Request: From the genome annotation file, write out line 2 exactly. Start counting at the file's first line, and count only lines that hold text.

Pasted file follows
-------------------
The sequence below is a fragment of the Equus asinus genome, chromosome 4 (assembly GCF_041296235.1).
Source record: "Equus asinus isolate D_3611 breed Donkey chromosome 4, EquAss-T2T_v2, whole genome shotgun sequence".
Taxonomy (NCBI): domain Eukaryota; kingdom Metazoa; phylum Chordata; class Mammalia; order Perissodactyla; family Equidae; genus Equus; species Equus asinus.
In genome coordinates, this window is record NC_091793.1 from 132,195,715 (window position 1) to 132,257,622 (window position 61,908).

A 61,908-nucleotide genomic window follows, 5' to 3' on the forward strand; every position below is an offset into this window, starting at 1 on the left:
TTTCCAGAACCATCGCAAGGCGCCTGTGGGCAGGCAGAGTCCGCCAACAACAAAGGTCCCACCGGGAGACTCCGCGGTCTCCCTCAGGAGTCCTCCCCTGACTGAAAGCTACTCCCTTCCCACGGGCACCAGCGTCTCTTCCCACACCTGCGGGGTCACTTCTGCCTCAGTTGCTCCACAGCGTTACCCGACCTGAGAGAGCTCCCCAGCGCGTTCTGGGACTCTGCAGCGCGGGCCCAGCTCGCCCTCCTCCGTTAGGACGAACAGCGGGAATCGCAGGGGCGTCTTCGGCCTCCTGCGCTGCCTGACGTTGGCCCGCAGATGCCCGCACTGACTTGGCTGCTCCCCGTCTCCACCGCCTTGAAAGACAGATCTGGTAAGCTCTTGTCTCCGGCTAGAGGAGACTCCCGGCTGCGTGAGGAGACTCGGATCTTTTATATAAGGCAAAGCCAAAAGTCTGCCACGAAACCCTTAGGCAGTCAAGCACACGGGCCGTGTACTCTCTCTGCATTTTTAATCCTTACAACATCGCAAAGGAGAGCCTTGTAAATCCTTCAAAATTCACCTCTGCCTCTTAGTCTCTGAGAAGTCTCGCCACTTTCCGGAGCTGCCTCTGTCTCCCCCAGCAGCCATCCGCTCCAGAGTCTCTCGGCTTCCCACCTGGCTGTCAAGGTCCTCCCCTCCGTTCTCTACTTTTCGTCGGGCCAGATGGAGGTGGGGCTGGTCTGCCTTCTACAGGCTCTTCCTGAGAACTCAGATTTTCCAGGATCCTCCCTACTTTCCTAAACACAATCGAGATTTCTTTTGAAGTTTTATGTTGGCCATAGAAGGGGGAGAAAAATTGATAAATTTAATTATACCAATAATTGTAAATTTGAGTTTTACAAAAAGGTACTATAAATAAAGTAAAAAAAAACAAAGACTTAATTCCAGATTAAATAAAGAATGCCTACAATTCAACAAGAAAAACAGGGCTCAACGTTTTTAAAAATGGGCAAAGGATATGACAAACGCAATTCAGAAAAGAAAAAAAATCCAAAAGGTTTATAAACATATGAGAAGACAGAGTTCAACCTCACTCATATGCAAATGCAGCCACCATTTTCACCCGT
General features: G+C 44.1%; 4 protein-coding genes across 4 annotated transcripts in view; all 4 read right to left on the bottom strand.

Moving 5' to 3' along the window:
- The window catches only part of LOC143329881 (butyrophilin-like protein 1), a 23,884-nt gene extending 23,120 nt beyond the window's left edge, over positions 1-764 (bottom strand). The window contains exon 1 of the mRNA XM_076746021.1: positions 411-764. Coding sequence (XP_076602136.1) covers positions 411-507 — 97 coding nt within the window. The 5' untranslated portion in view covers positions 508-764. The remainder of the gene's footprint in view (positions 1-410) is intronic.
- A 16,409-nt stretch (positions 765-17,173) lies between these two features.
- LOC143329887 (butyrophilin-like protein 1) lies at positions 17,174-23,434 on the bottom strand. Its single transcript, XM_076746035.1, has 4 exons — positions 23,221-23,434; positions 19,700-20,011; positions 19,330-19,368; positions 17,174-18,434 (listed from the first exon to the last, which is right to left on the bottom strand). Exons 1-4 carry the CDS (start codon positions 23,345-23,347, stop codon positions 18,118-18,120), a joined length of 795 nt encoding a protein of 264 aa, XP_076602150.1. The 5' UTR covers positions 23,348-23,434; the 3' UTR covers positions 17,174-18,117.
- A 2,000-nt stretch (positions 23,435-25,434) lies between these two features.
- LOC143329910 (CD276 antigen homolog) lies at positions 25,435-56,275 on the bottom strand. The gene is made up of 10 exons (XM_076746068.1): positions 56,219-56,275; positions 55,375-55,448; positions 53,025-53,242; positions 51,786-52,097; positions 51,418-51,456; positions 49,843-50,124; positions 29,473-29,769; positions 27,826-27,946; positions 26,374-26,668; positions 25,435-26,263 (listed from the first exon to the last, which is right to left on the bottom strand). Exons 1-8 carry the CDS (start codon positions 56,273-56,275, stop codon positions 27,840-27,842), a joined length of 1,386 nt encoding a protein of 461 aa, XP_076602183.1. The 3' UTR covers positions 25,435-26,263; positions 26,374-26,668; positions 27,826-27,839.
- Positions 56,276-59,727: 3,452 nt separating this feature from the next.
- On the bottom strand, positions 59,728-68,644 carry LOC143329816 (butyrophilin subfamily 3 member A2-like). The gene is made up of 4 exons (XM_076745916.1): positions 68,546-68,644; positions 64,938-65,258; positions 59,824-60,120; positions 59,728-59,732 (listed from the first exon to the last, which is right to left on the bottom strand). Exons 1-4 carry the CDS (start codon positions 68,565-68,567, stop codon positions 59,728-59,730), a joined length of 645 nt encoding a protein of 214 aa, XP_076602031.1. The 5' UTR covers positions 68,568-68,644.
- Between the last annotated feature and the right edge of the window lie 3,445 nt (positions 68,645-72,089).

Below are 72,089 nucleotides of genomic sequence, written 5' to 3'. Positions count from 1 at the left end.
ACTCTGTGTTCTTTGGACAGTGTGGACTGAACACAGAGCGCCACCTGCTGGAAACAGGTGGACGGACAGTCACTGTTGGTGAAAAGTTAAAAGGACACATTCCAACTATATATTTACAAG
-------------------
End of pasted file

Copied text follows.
Source record: "Equus asinus isolate D_3611 breed Donkey chromosome 4, EquAss-T2T_v2, whole genome shotgun sequence".